Imagination is more important than knowledge. Knowledge is limited. 
Imagination encircles the world. [Albert Einstein]

In 1958 Franz Gsellmann, a farmer from a small settlement in Styria (Austria), read in a local newspaper about the opening of the "Atomium" at the World Expo in Brussels. He travelled to Brussels (just an enterprise at this time and having not a lot of money). Many years after this journey he said: "As I saw the Atomium, I saw in a dream my finished machine. The Atomium was the foundation of my world machine." From then on he worked twenty-three years until shortly before his death in 1981 on the machine. Almost daily he retired in a closed and shrouded barn to work on the machine, which he presented to family members only after eight years of construction for the first time. The parts of his machine he found mostly on second-hand markets or junkyards. He was often seen by his neighbors as he brought home new finds with the wheelbarrow or oxcart. The machine is about four meters long, two meters wide and four meters high. About 2000 various components are installed into a trembling, vibrating, rotating, rumbling, glowing and flashing device that is operated by 25 electric motors. The machine consists besides coils, tubes and wires from such different parts as an eagle made of porcelain, an organ blower, an infrared lamp, three blue lights, 64 bird whistles, 200 bulbs, 14 bells, a compressed air cylinder as a drive for the wind-driven parts, a toy rocket (that Gsellmann ordered in Japan), and much more.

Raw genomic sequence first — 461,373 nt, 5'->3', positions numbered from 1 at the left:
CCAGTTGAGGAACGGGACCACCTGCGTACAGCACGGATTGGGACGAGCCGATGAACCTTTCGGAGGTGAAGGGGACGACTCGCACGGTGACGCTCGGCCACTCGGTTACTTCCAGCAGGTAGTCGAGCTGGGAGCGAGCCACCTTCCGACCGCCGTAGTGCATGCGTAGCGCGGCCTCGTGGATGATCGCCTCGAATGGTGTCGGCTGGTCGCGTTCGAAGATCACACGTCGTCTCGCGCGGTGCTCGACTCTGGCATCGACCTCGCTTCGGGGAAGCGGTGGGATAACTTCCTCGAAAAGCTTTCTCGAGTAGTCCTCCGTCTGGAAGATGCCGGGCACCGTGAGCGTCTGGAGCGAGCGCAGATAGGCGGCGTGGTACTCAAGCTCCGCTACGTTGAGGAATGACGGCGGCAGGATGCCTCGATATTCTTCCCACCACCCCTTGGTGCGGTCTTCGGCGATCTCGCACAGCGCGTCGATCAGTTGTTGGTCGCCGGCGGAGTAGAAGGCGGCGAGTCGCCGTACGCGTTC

That are the facts.

But the idea behind this machine, the dream that Gsellmann had, was never revealed. Nobody today knows if it has any meaning at all, any function. But this doesn't matter. What matters is that he followed his imagination, his dream...


Sacrario di Redipuglia

In May 1915 Italy entered the First World War on side of the Entente and declared war on Germany and the Austro-Hungarian Empire. One war aim was the conquest of Trieste and the Isonzo river was the theater of some of the bloodiest battles of the First World War (with more than 1 mio death)

At the small village of Redipuglia, close to the border of what is now Slovenia, the largest war cemetary for the death of the Isonzo front was errected in 1938. More than 100.000 fallen Italian soldiers are burried here in 22 giant steps - only about 40.000 of them identified, the rest is nameless...



It has been a wonderfull week in Bagni di Lucca and the Bagni di Lucca Art Festival was a great event. Want to thank Shona and Michael for their hospitality and to all the people who came to visit my exhibition: Thanks, your feedback means a lot to me...

Arrivederci. Maybe next year again?

A last impression...


Meanwhile in: Italy 

I have written in an previous post that the "For Sale" sign can be seen frequently on houses in small Toscany villages. At least there is some hope that somebody will buy them, renovate them, fill them with life again. But there are some places for which there are no such positve perspectives...

An abandoned village high up in the mountains above Bagin di Lucca. Inhabited by bats, snakes and lizards only. Overgrown like some Maya temple in the deep jungle. A haunted place...